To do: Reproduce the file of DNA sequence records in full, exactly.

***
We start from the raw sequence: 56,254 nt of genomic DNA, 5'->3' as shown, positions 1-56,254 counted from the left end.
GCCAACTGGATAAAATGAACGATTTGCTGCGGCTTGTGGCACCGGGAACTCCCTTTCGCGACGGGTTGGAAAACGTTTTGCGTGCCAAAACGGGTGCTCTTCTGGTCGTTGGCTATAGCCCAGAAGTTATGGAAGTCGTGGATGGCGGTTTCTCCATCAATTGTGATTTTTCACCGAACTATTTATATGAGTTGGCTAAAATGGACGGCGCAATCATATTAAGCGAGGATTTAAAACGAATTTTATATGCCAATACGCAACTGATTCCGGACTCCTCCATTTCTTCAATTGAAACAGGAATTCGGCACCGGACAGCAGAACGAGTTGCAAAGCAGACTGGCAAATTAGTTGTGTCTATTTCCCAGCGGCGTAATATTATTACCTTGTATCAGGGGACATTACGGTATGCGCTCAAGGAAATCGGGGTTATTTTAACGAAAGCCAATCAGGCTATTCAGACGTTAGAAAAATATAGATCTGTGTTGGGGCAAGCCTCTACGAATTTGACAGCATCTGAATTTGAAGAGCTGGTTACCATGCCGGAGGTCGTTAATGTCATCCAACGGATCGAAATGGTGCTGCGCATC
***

We start from the raw sequence: 56,254 nt of genomic DNA, 5'->3' as shown, positions 1-56,254 counted from the left end.
GCCAACTGGATAAAATGAACGATTTGCTGCGGCTTGTGGCACCGGGAACTCCCTTTCGCGACGGGTTGGAAAACGTTTTGCGTGCCAAAACGGGTGCTCTTCTGGTCGTTGGCTATAGCCCAGAAGTTATGGAAGTCGTGGATGGCGGTTTCTCCATCAATTGTGATTTTTCACCGAACTATTTATATGAGTTGGCTAAAATGGACGGCGCAATCATATTAAGCGAGGATTTAAAACGAATTTTATATGCCAATACGCAACTGATTCCGGACTCCTCCATTTCTTCAATTGAAACAGGAATTCGGCACCGGACAGCAGAACGAGTTGCAAAGCAGACTGGCAAATTAGTTGTGTCTATTTCCCAGCGGCGTAATATTATTACCTTGTATCAGGGGACATTACGGTATGCGCTCAAGGAAATCGGGGTTATTTTAACGAAAGCCAATCAGGCTATTCAGACGTTAGAAAAATATAGATCTGTGTTGGGGCAAGCCTCTACGAATTTGACAGCATCTGAATTTGAAGAGCTGGTTACCATGCCGGAGGTCGTTAATGTCATCCAACGGATCGAAATGGTGCTGCGCATC